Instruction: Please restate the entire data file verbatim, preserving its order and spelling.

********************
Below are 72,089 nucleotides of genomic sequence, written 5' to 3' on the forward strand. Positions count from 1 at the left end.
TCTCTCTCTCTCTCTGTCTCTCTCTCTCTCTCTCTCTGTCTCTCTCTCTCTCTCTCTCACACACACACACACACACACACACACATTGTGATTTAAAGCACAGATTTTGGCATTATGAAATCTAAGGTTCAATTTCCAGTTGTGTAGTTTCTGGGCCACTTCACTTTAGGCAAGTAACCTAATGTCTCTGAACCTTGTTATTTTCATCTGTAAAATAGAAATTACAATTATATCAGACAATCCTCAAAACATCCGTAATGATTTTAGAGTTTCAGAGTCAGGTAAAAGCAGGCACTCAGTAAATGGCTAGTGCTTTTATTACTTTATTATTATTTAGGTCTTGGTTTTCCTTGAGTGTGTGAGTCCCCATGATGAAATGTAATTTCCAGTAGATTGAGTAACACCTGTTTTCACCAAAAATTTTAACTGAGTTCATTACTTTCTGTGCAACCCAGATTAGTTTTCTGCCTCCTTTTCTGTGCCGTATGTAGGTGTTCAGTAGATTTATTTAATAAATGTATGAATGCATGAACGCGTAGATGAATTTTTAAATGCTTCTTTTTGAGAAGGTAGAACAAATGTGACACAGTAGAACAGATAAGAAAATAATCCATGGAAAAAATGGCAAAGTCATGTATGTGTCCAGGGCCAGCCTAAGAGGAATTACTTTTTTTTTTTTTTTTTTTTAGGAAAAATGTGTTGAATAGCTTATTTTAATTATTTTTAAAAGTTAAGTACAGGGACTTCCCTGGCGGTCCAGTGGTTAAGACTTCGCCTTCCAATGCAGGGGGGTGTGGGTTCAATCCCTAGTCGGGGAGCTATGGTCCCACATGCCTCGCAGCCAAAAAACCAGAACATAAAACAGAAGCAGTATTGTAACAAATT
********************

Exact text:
Below are 72,089 nucleotides of genomic sequence, written 5' to 3' on the forward strand. Positions count from 1 at the left end.
TCTCTCTCTCTCTCTGTCTCTCTCTCTCTCTCTCTCTGTCTCTCTCTCTCTCTCTCTCACACACACACACACACACACACACACATTGTGATTTAAAGCACAGATTTTGGCATTATGAAATCTAAGGTTCAATTTCCAGTTGTGTAGTTTCTGGGCCACTTCACTTTAGGCAAGTAACCTAATGTCTCTGAACCTTGTTATTTTCATCTGTAAAATAGAAATTACAATTATATCAGACAATCCTCAAAACATCCGTAATGATTTTAGAGTTTCAGAGTCAGGTAAAAGCAGGCACTCAGTAAATGGCTAGTGCTTTTATTACTTTATTATTATTTAGGTCTTGGTTTTCCTTGAGTGTGTGAGTCCCCATGATGAAATGTAATTTCCAGTAGATTGAGTAACACCTGTTTTCACCAAAAATTTTAACTGAGTTCATTACTTTCTGTGCAACCCAGATTAGTTTTCTGCCTCCTTTTCTGTGCCGTATGTAGGTGTTCAGTAGATTTATTTAATAAATGTATGAATGCATGAACGCGTAGATGAATTTTTAAATGCTTCTTTTTGAGAAGGTAGAACAAATGTGACACAGTAGAACAGATAAGAAAATAATCCATGGAAAAAATGGCAAAGTCATGTATGTGTCCAGGGCCAGCCTAAGAGGAATTACTTTTTTTTTTTTTTTTTTTTAGGAAAAATGTGTTGAATAGCTTATTTTAATTATTTTTAAAAGTTAAGTACAGGGACTTCCCTGGCGGTCCAGTGGTTAAGACTTCGCCTTCCAATGCAGGGGGGTGTGGGTTCAATCCCTAGTCGGGGAGCTATGGTCCCACATGCCTCGCAGCCAAAAAACCAGAACATAAAACAGAAGCAGTATTGTAACAAATT